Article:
|Title||15 ecophysiological effects of changing atmospheric CO2 concentration|
|Publication Type||Book Chapter|
|Year of Publication||1982|
|Authors||Gates DM, Strain B.R, Weber JA|
|Book Title||Encyclopedia of Plant Physiology|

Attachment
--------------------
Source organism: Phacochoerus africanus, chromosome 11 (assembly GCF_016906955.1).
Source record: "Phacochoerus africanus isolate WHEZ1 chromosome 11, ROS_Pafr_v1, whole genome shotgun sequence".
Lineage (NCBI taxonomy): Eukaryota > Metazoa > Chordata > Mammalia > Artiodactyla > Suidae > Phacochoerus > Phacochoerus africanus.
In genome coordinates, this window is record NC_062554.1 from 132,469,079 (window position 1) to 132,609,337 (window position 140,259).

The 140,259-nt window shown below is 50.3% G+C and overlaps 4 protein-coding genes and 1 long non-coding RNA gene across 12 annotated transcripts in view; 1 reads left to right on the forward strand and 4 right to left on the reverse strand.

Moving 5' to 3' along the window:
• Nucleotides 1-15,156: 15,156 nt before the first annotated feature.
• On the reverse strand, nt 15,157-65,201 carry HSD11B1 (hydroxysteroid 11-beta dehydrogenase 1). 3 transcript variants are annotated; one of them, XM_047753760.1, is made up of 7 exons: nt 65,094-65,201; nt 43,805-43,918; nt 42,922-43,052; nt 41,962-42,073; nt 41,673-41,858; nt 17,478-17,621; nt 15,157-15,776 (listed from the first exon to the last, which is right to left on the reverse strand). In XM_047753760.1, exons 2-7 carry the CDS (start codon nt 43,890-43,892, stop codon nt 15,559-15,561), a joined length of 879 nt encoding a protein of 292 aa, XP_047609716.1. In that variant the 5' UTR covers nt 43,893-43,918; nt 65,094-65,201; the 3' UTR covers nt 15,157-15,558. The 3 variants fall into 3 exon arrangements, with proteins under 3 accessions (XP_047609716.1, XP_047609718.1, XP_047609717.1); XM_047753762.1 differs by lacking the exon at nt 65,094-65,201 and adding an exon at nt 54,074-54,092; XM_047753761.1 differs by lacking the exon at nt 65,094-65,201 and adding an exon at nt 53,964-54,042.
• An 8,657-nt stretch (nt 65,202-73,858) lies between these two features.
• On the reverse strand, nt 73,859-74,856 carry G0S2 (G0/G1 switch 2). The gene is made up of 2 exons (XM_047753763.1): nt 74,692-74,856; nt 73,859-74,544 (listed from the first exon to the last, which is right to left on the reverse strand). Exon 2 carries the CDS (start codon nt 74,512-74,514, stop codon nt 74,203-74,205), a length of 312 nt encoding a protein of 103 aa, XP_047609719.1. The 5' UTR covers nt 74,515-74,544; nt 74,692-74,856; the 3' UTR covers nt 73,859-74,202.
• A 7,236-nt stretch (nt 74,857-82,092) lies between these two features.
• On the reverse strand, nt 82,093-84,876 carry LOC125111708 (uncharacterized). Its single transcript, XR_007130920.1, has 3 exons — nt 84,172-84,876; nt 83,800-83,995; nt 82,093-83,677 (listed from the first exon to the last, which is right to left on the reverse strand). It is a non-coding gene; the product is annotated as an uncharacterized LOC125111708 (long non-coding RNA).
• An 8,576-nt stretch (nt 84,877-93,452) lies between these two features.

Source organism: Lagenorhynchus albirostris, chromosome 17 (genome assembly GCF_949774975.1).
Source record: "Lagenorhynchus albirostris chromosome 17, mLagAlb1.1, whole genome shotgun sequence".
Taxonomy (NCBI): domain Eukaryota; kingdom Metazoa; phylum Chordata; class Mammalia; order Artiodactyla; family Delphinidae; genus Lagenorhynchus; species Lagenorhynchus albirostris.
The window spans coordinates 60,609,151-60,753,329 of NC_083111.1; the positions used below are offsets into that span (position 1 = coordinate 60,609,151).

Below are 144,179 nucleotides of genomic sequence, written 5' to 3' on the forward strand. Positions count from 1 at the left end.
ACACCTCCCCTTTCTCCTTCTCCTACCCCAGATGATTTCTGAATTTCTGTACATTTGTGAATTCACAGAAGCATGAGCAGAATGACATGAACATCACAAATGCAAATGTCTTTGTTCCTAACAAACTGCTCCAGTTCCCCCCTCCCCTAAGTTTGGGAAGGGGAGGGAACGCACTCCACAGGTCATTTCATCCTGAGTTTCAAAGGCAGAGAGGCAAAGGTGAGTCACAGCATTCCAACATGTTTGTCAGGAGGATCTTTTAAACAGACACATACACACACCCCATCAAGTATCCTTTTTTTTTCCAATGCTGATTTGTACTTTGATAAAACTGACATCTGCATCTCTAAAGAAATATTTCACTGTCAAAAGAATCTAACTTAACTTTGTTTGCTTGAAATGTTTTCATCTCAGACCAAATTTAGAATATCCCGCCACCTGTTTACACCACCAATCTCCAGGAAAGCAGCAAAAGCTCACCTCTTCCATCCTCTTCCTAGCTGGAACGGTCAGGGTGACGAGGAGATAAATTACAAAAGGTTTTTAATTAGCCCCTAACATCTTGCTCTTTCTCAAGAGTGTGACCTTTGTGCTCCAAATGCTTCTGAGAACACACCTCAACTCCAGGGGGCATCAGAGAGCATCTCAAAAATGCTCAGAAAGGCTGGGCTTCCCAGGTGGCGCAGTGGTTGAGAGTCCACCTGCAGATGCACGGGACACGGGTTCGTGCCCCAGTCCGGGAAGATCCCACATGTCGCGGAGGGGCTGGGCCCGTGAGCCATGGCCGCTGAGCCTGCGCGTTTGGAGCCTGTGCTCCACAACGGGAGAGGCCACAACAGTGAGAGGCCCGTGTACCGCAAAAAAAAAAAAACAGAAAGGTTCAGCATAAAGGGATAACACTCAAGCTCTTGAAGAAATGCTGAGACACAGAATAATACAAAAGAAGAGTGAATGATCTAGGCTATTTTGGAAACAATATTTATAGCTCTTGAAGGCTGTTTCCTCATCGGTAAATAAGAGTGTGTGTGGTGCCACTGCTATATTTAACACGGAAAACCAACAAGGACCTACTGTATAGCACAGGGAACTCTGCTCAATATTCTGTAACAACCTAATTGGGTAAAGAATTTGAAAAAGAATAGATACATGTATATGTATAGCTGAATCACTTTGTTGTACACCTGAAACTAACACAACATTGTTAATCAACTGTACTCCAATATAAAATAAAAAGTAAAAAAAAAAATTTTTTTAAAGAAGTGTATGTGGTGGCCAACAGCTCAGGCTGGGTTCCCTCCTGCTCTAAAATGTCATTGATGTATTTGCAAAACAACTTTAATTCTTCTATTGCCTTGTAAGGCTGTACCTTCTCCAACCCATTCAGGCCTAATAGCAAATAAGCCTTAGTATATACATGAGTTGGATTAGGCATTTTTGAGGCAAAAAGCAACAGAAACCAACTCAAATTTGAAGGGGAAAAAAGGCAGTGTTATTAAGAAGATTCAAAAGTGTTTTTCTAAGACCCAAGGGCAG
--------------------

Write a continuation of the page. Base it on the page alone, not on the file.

The earth's atmosphere and biosphere evolved together over time, the one affecting the other, such that the composition of the atmosphere was strongly influenced by the exchange of gases among them, lithosphere, and hydrosphere. Green plants, through photosynthesis and respiration, have had significant influence on the carbon dioxide, oxygen, and water budgets of the atmosphere. The carbon cycle of the earth according to our current understanding suggests that a near equilibrium existed among sources and sinks for carbon involving the atmosphere, soils, vegetation, animals, oceans, and sediments prior to the industrial age in about 1860. Since that time there has been a rapidly increasing amount of CO2 in the atmosphere, released from storage reservoirs by the propensity of mankind for burning fossil fuels (oil, gas, and coal), cutting of forests, plowing of soils, and manufacturing of cement from limestone.